Gold and to a lesser extent silver got hammered pretty hard today (Friday) - leading many of our investors to write in and ask why gold prices are down so much this week.
Gold closed Friday at its lowest level since July 2011. In the last two days, gold was off about $79 and silver off about $1.60 at their worst points.
So what's going on?
Well, in the search for answers I can see a few reasons.
It started Tuesday, when UBS cut its average gold price forecast for 2013 to $1,740 from $1,900. UBS cited risks the U.S. Federal Reserve would end its current QE sooner than expected, a move into equities, low inflation, improving economic growth, and a stronger U.S. dollar.
Then Wednesday, the leaked Federal Open Market Committee (FOMC) meeting minutes showed that several members believe the costs of the $85 billion monthly bond purchases outweigh the benefits. We're being led to believe that "many participants" think improving unemployment could justify slowing up on bond-buying "at some point over the next several meetings."
Remember that these are not minutes where members' comments are actually written down word-for-word (like they ought to), these are carefully crafted statements to influence opinion. The Fed is known to try to "manage expectations, so it wants it to look like bond-buying will end sooner than later.
But I, for one, don't buy it.
Nonetheless, that pressures gold prices. And this spooked the market.
Then Goldman Sachs cut its 2013 average gold price forecast for a second time within just six weeks, down to $1,545 from $1,610. Goldman cited an accelerating U.S. economic growth outlook as well as recent weak gold price performance.
And then reports surfaced that Cyprus may sell 400 million euros worth of its central bank gold reserves; nearly 75% of the total.
Cyprus initially denied it was considering any such sale. But then European Central Bank (ECB) President Mario Draghi said Friday that any gold sale profits from Cyprus would need to be used to cover losses it might incur from emergency loans to its commercial banks.
So it looks like the European Monetary Union will get its way with Cyprus' gold in the end.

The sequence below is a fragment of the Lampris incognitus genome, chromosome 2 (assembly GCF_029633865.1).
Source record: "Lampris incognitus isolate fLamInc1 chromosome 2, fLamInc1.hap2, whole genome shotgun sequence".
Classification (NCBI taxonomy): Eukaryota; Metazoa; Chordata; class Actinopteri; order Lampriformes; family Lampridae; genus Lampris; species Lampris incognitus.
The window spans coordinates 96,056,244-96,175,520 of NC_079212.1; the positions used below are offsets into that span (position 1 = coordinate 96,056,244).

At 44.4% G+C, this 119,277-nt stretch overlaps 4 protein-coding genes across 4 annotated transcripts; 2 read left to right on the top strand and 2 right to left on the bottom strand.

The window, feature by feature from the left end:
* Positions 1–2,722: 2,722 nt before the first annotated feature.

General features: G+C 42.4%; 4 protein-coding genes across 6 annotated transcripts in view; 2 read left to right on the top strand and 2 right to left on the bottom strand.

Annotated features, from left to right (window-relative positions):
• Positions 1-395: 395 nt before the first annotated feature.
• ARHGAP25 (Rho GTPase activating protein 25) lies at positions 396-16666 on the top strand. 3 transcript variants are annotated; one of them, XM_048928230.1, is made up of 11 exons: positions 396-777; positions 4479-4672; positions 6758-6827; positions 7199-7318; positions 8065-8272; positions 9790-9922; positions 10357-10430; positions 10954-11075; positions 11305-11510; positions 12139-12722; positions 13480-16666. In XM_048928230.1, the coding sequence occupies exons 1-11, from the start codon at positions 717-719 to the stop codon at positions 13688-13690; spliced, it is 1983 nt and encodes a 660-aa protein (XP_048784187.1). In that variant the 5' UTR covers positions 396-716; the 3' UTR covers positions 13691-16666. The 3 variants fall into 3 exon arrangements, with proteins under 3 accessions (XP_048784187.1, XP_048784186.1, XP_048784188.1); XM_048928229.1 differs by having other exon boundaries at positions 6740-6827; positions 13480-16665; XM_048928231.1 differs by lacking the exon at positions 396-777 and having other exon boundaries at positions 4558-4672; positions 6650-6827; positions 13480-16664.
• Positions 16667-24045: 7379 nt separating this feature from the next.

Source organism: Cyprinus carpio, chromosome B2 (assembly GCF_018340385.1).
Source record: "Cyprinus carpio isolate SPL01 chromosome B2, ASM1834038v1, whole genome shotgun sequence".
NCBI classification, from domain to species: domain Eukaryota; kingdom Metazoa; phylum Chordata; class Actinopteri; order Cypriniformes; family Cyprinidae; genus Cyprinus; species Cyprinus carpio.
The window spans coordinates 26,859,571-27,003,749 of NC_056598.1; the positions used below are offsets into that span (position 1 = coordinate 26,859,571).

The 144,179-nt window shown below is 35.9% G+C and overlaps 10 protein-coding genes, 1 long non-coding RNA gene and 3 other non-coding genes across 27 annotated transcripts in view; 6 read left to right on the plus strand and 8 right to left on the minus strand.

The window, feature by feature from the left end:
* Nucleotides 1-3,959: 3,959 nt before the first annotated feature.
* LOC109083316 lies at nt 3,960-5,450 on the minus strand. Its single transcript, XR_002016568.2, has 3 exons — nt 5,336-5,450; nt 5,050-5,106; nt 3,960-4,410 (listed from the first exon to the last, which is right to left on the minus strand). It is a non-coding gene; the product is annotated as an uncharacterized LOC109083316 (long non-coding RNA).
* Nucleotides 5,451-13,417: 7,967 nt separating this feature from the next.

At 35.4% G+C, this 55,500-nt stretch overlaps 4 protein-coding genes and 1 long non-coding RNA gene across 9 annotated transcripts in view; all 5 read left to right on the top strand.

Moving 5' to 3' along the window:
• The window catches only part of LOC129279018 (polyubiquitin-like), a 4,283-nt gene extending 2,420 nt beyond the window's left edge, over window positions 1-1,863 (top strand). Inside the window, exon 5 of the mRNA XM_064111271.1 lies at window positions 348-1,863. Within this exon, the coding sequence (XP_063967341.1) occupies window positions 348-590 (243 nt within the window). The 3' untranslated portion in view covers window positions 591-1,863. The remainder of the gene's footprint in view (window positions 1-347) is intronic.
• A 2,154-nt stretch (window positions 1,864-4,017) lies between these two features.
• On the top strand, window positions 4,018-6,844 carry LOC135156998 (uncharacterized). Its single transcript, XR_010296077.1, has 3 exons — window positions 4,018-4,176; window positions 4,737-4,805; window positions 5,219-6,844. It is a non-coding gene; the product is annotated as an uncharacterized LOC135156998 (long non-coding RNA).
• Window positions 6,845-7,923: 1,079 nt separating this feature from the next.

Although the amount of gold is smallish, the psychological effect of this proposed gold sale has helped to push gold lower. Mission accomplished.
Will Gold Continue to Drop?
All this being said, it's impossible to know for sure where the bottom is.
At this point though, technically, gold appears to have strong support in the $1,450-$1,550 range. Remember, heavy weakness is often a setup for even stronger rallies in the future.
Here's another reason to be bullish: The vast majority of analysts consistently forecast too low and are even predicting declining gold prices farther out.
But guess what?... They've been consistently wrong for years.
Take a look:
What to Do Now that Gold Prices Are Down
My advice: hold your gold and silver.
If you feel you don't own enough, buy in tranches over the next several months.
I believe gold will end the year much higher than where we stand today, and I believe the precious metals bull market will see gold and silver prices much, much, much higher before it's all over. Hang tight. No one said this would be easy, and good things come to those who wait.
Oh, and ignore Paul Krugman.
**The rest of this investment alert included stock picks reserved for subscribers to Krauth's Real Asset Returns investment service. For more on how you can get regular alerts to market moves and profit opportunities in gold, silver and other commodities, check out Krauth's latest report on a looming commodity price surge.